The towers of Khyungsang have much to tell us about the tradition of tower architecture in Gyalrong. They are thought to have been constructed as symbols of prestige and temporal power, acting as a fastness where the propitiation of protective deities was carried out on behalf of the royal family. On an outer wall of the chapel connected to the tower complex there are murals of the main territorial deities of the region. These include Nechen Gyalrong Muta (gNas-chen rgyal-rong mu-rta/dmu-rdo) and his consort, Nyencam Karmo (gNyan-lcam dkar-mo). In the Khyungsang murals, Gyalrong Muta is a white warrior god who sits astride a snow lion. In his right hand he brandishes a spear with flag and in his left hand he clutches a flaming jewel. Nyencam Karmo, the rider of a female hybrid yak, is attired in colorful robes. She grasps a draped arrow in her right hand and a mirror in her left. It appears that this prototypic divine couple of Gyalrong played a big role in the ritual dispensations carried out in the Khyungsang towers.
One of my best informants in Gyalrong was Sherab Lekden of Bhola, a Bon monastery situated above the town of Barkham. He and other Bon monks believe that even the most ancient towers in the region (founded no later than the 12th century CE) were originally constructed as places of worship, particularly for the personal and territorial deities. The burning of incense is said to have constituted the most common ritual practice. Some of these ancient ritual structures are six-sided or star-shaped. Later, certain towers came to assume military value, but this appears to have been a secondary function. Seeking tactical advantage, Gyalrongwa are said to have used the towers for small armed encounters, particularly during 18th century battles against marauding Manchus.
The religious or ceremonial function of the Gyalrong towers is borne out by their geographic positions. Although a good proportion of them occupy high slopes and ridgelines, they possess very little inherent strategic value. They were potentially outflanked by an enemy approaching from higher ground. Moreover, the towers are usually isolated structures; they are not walled in or appended to other defensive structures. Consequently, they possess very little strategic depth, making them vulnerable to the siege tactics of a determined enemy.
The traditional domestic architecture of Gyalrong supports the view that the ancient towers had a religious/ceremonial function. The houses of the region include turrets that are three and sometimes four stories tall. The top story of this integrated structure is known as a choekhang (chos-khang), and is where the household and territorial deities are propitiated (although many households now have a Lamaist chapel within the main body of the house, as is customary in most places in Tibet). The rooftop chapels are surmounted by divine white stones known as labtse (la-btsas) or mudo (dmu-rdo). The free-standing ancient towers appear to be the direct architectural predecessors of the domestic turrets. When the ancient towers are surveyed, it would behoove investigators to search for traces of the divine white stones. Their presence would confirm the religious orientation of these noble monuments.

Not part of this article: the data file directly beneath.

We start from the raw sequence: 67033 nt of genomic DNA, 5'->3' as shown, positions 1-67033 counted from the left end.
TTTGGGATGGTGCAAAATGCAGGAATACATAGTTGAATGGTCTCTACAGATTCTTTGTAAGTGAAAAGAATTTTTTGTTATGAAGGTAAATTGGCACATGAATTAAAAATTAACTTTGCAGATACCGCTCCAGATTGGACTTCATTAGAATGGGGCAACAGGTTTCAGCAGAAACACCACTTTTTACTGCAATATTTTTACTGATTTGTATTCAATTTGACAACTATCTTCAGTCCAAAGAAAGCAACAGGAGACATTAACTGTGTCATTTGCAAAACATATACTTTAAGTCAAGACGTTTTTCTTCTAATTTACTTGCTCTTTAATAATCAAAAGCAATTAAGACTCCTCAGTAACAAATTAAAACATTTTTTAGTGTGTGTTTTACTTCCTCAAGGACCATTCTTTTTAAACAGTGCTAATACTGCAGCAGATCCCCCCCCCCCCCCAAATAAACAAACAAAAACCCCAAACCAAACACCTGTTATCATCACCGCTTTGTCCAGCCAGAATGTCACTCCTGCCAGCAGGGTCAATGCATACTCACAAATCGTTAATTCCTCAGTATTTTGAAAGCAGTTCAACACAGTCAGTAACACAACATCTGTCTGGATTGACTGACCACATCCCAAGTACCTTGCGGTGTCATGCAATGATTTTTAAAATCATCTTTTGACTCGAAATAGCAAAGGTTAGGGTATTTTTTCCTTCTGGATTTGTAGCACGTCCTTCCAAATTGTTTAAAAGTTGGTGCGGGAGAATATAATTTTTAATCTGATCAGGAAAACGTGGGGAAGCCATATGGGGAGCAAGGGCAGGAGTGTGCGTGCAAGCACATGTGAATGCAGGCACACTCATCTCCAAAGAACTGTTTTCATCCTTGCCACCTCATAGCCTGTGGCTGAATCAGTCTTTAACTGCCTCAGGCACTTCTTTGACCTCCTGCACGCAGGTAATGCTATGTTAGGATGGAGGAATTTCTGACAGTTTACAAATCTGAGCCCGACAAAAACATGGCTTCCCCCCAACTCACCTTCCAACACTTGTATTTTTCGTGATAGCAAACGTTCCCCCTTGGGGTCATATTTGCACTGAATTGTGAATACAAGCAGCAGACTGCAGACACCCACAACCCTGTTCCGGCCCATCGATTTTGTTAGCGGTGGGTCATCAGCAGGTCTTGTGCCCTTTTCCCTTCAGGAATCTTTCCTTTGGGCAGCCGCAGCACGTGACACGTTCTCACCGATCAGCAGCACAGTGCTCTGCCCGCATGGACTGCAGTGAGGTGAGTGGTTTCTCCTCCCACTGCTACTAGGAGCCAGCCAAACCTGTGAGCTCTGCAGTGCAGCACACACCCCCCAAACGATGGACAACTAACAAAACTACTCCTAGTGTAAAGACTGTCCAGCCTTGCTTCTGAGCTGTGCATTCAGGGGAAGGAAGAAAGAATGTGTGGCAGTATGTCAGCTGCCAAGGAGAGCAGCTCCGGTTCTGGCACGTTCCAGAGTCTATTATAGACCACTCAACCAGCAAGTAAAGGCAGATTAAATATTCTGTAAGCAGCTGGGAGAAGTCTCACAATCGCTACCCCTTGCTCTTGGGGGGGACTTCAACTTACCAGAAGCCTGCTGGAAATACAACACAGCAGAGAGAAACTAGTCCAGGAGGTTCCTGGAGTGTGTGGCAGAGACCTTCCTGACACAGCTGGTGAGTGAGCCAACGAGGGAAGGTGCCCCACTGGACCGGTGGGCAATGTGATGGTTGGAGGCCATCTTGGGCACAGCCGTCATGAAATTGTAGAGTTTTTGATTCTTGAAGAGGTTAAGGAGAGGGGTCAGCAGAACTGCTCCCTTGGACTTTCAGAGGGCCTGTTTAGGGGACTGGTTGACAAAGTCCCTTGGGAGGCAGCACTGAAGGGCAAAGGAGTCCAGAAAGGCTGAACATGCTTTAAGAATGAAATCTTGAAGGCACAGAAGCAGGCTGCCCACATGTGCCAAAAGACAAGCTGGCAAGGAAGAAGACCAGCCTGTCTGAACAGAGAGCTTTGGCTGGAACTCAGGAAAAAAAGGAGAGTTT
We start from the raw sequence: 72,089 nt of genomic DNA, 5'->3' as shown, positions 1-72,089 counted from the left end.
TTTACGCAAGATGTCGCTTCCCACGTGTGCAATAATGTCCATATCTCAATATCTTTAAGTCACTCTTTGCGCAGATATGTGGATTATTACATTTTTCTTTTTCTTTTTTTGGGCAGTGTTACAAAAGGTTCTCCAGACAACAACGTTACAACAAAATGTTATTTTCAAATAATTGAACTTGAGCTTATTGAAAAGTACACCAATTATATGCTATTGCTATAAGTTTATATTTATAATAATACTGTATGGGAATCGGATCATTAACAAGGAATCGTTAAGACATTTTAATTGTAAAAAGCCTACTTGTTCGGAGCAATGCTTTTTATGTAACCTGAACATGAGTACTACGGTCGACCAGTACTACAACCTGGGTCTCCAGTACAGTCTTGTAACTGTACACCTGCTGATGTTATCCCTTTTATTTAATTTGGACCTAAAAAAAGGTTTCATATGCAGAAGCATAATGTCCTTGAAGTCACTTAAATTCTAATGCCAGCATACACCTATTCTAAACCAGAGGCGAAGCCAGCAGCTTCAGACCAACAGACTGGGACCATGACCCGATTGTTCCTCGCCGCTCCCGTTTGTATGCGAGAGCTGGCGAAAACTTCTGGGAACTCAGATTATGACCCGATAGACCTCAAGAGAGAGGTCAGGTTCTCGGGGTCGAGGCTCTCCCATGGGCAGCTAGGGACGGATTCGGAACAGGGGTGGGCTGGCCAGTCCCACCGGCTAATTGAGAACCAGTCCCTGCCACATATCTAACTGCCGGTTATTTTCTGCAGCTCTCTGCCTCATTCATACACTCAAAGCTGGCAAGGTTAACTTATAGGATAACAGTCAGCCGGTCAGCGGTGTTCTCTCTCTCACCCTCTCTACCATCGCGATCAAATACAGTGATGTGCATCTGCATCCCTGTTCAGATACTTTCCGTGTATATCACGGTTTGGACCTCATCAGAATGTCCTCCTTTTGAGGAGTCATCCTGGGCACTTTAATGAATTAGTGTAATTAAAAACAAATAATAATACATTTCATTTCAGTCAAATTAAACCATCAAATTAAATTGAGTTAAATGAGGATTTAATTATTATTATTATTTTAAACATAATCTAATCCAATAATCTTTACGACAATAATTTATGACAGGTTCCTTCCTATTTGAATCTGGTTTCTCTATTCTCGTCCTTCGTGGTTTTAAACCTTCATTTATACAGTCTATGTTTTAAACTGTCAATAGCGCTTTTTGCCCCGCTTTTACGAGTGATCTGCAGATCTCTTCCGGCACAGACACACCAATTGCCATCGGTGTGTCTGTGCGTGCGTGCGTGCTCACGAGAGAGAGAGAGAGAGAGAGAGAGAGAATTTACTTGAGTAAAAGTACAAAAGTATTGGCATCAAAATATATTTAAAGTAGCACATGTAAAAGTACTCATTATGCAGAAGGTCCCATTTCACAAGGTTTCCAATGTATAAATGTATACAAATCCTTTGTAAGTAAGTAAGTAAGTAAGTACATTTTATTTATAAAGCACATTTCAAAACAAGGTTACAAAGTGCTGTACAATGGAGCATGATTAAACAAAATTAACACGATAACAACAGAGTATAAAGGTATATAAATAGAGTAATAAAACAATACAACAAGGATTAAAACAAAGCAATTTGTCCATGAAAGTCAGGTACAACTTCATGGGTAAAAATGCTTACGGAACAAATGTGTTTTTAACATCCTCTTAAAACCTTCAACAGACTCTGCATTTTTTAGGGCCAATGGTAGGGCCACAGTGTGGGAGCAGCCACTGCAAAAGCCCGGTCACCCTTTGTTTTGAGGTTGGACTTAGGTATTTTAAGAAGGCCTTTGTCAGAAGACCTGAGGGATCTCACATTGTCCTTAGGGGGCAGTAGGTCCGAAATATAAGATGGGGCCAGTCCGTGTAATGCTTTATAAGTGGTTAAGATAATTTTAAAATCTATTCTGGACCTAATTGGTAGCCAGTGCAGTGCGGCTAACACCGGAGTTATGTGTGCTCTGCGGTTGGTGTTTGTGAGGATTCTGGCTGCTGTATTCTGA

Increasingly, Gyalrongwa intellectuals are of the opinion that their origins, at least some of them, can be traced to Zhang Zhung. It is theorized that with the fall of the Zhang Zhung kingdom in the 7th or 8th century, displaced peoples from Upper Tibet migrated east to the valley sanctuaries of Gyalrong. Here they could pursue their ancient traditions unmolested by the Tibetan imperial state and Buddhist missionaries. Briefly, the evidence adduced to back up this claim is as follows: 1) the old oral tradition of Gyalrong that speaks of Zhang Zhung origins; 2) the presence of Zhang Zhung or Zhang Zhung-like words in Gyalrong languages; 3) a phonological system in the Gyalrong languages that shares much in common with Ladakhi and Balti of western Tibet; and 4) the predominance of Bon traditions in the region.
Now, presupposing that Zhang Zhung cultural influences are indeed embedded in the culture of Gyalrong, I would like to present the following hypothesis regarding the origins of the towers. As readers will know from my publications and those of other scholars, celestial and meteorological deities occupied an important place in the pantheon of Zhang Zhung. I suggest, therefore, that the towers of Gyalrong were constructed to project the ritual venue up into the sky. By building high towers, the Gyalrongwa attempted to mimic the open or skyward aspect of lofty Upper Tibet. The word for the firmament in Gyalrong, dmu, as well as the importance of the class of uranic deities in the region called dmu/mu, seems to support the idea that the ancient towers did indeed have celestial connotations.
My friend, Ms. Frederique Darragon of Paris has been assiduously documenting the towers of eastern Tibet for over a decade. Her work has very significantly added to what we know about these curious structures. She is now deeply involved in trying to protect them for posterity. Due to her indefatigable efforts, local government officials and the public at large are finally realizing that they have world class ancient monuments in their backyard. I urge anyone intrigued by the towers of eastern Tibet to obtain copies of Frederique Darragon’s publications as well as her TV documentary, Secret Towers of the Himalayas.